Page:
All the NYC FC players that GotSoccer spoke with following the match were thrilled with that atmosphere and support from the Yankee Stadium crowd. Shay Facey, a 21 year old defender on loan from parent club Manchester City, who came in as a late sub, called the atmosphere, “fantastic.” “I’ve never seen anything like it, not even at the Etihad (Manchester City’s home ground). “I’ve been to all the Premier League stadiums, but it was just different here,” Facey said, “there was a warmth and togetherness.”
And while much has changed about New York since the Cosmos sublet Yankee Stadium, one constant is that New York City loves its stars.
The North American Soccer League of the Pele era was driven by stars, and no team employed the star system like the Cosmos. And if Major League Soccer, is to the old NASL, as today’s Disneyfied Times Square is to the down and dirty Forty Deuce of the 1970’s, stars still draw.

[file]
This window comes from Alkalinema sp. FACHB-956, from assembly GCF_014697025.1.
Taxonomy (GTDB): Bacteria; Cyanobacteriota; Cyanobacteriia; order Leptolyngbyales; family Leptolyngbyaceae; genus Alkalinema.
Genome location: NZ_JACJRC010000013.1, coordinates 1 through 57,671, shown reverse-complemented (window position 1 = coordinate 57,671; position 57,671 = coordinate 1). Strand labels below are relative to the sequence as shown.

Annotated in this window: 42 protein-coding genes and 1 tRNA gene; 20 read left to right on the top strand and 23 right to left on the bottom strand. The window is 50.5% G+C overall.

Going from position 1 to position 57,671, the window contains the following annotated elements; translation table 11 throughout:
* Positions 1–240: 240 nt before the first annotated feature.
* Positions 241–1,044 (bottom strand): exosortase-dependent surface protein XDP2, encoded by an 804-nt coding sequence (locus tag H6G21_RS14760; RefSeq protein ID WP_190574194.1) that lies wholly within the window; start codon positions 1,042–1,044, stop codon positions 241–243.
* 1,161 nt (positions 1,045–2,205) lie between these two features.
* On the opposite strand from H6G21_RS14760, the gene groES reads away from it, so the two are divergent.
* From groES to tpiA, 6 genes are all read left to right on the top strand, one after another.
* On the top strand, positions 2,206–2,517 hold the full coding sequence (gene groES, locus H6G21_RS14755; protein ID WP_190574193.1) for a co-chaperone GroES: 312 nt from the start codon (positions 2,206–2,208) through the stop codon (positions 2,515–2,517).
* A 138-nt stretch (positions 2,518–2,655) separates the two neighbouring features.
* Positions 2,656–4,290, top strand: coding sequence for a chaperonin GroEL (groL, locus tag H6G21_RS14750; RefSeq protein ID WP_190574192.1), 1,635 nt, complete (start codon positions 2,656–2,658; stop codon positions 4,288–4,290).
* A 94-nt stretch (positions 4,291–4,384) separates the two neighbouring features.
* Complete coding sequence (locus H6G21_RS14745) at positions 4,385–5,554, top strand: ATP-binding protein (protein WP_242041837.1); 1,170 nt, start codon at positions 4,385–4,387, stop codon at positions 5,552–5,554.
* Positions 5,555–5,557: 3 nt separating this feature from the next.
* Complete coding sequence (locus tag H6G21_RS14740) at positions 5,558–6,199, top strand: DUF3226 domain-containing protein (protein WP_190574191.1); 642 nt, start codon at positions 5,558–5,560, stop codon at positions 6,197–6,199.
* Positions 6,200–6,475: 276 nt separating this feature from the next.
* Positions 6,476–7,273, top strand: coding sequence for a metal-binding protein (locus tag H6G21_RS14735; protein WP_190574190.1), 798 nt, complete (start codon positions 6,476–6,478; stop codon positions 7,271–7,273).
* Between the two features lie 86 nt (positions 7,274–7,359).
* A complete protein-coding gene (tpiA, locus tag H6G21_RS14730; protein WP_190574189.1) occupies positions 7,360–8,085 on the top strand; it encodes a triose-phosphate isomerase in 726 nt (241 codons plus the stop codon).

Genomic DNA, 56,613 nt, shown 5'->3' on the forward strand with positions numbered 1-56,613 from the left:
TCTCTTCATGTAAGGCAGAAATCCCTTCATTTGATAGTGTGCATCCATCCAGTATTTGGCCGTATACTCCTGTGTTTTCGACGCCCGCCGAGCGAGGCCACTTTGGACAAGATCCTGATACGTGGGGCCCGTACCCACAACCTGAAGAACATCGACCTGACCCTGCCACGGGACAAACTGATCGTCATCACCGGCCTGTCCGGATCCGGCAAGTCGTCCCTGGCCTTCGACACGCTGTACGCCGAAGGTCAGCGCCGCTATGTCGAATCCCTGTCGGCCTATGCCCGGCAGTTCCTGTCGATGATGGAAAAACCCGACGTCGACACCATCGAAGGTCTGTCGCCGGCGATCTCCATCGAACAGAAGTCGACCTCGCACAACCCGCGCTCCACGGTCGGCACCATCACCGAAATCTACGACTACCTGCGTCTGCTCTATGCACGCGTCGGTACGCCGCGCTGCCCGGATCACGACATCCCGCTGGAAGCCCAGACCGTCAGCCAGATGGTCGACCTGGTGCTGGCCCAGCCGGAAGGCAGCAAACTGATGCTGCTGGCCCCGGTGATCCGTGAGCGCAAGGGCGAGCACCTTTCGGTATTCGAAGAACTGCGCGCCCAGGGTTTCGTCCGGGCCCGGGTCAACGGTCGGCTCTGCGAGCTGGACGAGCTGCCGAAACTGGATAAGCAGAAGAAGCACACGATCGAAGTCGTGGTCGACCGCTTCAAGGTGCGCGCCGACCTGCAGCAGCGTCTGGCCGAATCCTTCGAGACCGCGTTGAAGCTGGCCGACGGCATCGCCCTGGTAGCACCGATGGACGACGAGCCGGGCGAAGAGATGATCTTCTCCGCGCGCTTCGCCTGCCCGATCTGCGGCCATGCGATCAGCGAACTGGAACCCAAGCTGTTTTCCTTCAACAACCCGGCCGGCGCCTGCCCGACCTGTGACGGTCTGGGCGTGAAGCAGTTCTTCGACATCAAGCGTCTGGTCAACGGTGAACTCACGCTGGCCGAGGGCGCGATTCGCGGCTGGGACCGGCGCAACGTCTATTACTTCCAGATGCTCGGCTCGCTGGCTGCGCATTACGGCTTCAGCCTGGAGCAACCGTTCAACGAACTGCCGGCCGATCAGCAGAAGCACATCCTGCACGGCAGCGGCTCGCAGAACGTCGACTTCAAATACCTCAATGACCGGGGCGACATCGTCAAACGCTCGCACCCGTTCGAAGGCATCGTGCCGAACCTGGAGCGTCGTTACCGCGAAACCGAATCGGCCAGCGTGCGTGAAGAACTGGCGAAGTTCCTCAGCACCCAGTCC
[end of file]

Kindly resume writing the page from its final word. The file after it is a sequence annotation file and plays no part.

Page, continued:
Even the slow growth, single entity MLS realizes that, and has long brought in the likes of David Beckham and Thierry Henry to add a little flash to its steady as she goes business model. On Sunday David Villa introduced himself to New York City as only a true star could, and after the match even his teammates were star struck.
Patrick Mullins entered the game as an 83rd minute substitute for Sebastian Velasquez. Less than a minute later the former New England striker had scored his first NYC FC goal, teed up perfectly by his captain, Villa.
After the game Mullins could only laugh. “He’s such a special player,” the former two time College Player of the Year chuckled. “If me and the rest of the forwards get in the right position,” Mullin added, “we can really benefit off him.”
Khiry Shelton, a young forward who has made an impact in both NYC matches coming off the bench in the midfield, considers it an education playing alongside the Spanish master.
“He’s a teacher,” Shelton told GotSoccer. “We try to learn as much as we can, and we try to get to know him more, and to read and visualize what he does.”
NYC FC may not approach Sunday’s attendance of 43,500 again this season, we will have to wait and see on that. But if first impressions are as important as we believe, then the stargazers could find themselves making regular trips to the Bronx, and not just to see the Yankees.